Voters in the nation’s 14 provinces and Federal District (Buenos Aires) turned out in unprecedented numbers, more than tripling the 199,000 ballots registered in the 1910 elections (the last nether the “scripted vote song” scheme that had limited suffrage and produced anticipated results since 1862). The UCR, whose cold-shoulder, dating from 1892, had left them without representation, was rewarded with xi Congressmen. They maintained their boycott, however, of numerous gubernatorial elections where a lack of legal safeguards was evident – notably in Buenos Aires Province, and were defeated in the La Rioja gubernatorial elections (among the few not boycotted by the political party). The UCR did defeat the rival National Civic Union (UCN) in their first articulation electoral test (the latter had not boycotted earlier elections); the UCR had parted means from the UCN, founded by quondam President Bartolomé Mitre, in 1890.[two]

The Socialist Political party increased their representation from one (the primary Congressional advocate for social legislation and labor laws, Alfredo Palacios) to 2: Alfredo Palacios and Juan B. Justo.[3]

The hitherto dominant PAN had suffered a schism in 1908 led past reformist Lisandro de la Torre, who led a meaning faction of the ruling party into the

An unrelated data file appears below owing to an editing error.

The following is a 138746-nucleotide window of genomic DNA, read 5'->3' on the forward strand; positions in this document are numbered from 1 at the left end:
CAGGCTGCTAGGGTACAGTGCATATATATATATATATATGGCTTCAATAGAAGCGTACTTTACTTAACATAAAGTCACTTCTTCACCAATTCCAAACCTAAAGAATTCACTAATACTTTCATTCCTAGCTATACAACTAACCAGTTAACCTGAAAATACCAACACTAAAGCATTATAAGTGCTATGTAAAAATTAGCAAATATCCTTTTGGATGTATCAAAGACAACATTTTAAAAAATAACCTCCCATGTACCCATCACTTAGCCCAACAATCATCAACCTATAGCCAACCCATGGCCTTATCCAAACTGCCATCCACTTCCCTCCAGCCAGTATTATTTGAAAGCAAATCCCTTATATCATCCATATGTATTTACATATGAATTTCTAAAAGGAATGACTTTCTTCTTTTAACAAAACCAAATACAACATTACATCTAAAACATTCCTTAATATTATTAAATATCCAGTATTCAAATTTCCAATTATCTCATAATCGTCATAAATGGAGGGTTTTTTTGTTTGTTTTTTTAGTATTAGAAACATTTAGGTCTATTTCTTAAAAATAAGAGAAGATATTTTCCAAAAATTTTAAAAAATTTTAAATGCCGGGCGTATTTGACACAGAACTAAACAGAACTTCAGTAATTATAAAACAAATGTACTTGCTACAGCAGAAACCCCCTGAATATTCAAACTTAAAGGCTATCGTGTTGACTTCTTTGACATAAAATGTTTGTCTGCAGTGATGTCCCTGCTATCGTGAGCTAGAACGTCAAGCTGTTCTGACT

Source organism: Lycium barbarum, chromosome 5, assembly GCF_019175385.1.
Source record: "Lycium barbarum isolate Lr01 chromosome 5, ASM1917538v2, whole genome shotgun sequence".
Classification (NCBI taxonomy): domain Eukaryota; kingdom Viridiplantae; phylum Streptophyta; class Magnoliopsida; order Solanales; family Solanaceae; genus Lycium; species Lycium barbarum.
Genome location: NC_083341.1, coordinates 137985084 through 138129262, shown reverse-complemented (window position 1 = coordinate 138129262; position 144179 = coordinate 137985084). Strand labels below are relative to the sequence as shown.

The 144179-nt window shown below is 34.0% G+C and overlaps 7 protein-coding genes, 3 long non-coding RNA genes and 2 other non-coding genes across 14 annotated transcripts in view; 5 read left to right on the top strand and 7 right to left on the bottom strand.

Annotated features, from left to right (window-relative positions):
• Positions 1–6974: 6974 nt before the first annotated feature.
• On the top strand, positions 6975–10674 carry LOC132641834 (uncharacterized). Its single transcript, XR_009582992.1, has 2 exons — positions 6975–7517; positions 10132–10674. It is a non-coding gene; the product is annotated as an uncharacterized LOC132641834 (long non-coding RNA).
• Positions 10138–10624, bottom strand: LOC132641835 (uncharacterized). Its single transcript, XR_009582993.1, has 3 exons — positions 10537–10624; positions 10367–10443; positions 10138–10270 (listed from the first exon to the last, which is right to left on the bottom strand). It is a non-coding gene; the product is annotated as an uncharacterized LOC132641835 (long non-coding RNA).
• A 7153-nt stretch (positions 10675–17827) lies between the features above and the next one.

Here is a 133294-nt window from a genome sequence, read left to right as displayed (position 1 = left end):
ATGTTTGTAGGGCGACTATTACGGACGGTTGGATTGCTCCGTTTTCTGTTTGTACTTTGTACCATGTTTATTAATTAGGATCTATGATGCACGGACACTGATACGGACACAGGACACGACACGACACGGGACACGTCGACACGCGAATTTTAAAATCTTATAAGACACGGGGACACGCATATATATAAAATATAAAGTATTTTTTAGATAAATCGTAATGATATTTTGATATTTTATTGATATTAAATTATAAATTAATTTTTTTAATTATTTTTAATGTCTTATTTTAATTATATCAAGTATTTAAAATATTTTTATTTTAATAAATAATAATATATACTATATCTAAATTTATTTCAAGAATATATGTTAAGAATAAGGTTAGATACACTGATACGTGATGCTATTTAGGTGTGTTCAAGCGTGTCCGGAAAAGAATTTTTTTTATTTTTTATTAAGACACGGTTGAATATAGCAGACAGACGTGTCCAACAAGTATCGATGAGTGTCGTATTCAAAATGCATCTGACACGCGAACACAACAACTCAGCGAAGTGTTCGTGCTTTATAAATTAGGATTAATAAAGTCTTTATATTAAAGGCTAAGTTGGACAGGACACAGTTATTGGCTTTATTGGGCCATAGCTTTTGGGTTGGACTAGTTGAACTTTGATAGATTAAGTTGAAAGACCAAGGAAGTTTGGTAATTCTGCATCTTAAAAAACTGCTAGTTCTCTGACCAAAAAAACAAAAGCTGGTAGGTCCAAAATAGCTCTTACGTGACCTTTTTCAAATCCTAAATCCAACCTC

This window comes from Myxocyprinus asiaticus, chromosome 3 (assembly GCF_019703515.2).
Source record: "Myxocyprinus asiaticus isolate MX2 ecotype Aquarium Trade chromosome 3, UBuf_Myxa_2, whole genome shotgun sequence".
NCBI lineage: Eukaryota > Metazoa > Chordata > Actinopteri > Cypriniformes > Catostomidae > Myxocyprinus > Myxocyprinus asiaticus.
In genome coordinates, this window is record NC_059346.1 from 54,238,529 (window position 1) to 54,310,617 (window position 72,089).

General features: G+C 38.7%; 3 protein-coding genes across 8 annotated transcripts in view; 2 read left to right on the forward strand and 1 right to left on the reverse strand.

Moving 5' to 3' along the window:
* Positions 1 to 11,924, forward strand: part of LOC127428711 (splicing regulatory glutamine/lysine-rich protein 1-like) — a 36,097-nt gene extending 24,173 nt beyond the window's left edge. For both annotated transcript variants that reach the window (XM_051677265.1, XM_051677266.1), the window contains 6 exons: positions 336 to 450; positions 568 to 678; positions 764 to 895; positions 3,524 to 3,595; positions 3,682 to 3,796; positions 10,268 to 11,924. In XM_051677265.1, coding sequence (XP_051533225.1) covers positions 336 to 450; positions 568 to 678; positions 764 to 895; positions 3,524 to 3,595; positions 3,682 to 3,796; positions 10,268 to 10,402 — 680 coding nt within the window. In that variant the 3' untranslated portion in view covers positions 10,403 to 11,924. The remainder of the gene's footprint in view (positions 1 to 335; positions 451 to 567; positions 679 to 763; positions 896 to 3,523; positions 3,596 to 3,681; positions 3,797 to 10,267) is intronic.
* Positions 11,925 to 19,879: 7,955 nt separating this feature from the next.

Liga del Sur
(its successor, Democratic Progressive Party, would become a major 3rd party during the 1920s and ’30s).[4]
What remained of the PAN became the Conservative Party, which retained its potency in the Senate, albeit a weakened one; but lost its absolute majority in the Lower House, condign more reliant on the Unión Nacional (whose forcefulness was in western Argentina).[5]

Elections to the Senate remained the responsibility of each provincial legislature, despite the 1912 reforms, in all districts save for the City of Buenos Aires.[6]
The Buenos Aires race, held on March 30, 1913, resulted in an upset, giving Socialist candidate Enrique del Valle Iberlucea a victory over the UCR’s Leopoldo Melo past 42,000 votes to 39,000. Ten Senate seats in all (one 3rd of the bedroom), were renewed in 1913. The UCR’s sole Senator in 1913 (its first) was Ignacio Iturraspe, elected by Santa Fe Province legislators. The Buenos Aires Province legislature elected Bourgeois Marcelino Ugarte, and the political party besides prevailed in San Juan, Santiago del Estero, and Tucumán.[7]